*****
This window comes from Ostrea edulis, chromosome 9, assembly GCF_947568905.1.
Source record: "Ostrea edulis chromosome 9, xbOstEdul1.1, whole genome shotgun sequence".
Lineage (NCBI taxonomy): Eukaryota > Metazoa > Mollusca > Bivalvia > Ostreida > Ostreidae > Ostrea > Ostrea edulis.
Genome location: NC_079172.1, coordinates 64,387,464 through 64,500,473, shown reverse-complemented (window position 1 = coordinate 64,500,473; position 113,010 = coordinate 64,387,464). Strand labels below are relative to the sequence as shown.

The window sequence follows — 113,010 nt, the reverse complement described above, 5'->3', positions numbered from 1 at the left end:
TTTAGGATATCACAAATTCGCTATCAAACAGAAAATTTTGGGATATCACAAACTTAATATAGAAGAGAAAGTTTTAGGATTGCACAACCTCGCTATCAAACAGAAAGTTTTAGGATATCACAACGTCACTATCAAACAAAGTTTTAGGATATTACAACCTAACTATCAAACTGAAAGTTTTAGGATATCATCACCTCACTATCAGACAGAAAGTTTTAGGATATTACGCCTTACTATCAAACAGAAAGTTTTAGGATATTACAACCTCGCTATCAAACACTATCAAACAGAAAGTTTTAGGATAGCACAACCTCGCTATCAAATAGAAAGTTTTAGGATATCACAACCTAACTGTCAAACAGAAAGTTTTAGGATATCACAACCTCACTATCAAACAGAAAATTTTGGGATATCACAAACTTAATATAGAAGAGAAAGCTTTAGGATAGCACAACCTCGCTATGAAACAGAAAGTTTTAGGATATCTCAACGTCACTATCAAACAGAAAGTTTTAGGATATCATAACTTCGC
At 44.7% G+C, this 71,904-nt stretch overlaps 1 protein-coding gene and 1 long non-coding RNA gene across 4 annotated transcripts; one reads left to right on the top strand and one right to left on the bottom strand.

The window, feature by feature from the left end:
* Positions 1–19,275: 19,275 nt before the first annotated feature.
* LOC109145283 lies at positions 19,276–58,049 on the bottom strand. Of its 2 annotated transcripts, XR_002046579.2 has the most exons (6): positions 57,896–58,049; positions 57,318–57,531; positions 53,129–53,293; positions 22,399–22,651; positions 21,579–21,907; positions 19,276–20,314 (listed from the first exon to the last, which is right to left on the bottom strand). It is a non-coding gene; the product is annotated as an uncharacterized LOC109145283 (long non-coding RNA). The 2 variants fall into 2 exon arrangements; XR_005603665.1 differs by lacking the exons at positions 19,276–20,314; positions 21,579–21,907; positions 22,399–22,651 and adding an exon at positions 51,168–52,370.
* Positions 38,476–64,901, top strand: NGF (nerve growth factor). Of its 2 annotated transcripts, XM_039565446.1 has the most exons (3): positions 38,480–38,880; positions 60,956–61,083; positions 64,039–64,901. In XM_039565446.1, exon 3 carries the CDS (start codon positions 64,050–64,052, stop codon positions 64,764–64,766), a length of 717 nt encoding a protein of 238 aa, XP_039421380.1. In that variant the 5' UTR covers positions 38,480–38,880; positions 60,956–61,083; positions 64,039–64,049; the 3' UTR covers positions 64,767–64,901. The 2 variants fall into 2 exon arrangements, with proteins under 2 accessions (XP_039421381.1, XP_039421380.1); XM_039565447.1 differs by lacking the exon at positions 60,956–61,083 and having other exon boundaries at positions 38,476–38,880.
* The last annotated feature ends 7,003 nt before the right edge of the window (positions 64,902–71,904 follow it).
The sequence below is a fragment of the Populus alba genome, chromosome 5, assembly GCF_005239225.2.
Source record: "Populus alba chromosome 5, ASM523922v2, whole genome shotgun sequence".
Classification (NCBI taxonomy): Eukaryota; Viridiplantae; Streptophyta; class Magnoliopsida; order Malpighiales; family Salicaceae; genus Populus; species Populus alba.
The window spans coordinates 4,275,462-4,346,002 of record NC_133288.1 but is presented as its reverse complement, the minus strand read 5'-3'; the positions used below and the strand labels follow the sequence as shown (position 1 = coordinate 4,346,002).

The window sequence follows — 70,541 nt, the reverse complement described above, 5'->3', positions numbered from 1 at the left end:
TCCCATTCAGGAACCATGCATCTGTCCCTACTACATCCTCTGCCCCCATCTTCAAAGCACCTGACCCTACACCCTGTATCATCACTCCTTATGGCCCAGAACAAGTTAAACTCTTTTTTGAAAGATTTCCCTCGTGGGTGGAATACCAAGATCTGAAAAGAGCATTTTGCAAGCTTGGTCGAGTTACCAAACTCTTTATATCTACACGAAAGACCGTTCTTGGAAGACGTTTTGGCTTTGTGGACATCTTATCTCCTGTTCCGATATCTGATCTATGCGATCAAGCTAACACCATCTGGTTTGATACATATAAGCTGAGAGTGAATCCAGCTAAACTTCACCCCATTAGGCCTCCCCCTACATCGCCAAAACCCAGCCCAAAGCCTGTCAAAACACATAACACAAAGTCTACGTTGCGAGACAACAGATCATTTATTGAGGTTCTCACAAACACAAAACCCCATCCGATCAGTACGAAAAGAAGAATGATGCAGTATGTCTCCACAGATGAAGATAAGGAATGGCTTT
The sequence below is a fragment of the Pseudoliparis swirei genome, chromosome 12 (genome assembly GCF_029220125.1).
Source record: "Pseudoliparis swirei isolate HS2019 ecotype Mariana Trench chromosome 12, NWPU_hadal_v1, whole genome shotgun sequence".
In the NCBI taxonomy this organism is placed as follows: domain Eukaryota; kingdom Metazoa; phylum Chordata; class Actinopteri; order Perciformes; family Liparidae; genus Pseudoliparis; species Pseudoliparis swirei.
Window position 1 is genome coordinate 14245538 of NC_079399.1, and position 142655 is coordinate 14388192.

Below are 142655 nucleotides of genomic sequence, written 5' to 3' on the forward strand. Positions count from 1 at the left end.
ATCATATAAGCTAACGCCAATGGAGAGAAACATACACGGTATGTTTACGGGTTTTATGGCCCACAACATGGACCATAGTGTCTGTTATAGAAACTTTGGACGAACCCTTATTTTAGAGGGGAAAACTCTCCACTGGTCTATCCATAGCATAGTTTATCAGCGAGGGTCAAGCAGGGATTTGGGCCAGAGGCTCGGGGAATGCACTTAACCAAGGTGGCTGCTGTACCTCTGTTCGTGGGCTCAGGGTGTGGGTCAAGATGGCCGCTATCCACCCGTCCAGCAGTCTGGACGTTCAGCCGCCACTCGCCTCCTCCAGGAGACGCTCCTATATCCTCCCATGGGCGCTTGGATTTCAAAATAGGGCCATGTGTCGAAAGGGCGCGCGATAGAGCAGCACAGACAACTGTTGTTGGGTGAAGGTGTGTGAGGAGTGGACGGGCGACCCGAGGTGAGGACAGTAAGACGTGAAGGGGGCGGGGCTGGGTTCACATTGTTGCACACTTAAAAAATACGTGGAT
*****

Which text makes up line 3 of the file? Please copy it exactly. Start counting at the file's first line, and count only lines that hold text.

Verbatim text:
Lineage (NCBI taxonomy): Eukaryota > Metazoa > Mollusca > Bivalvia > Ostreida > Ostreidae > Ostrea > Ostrea edulis.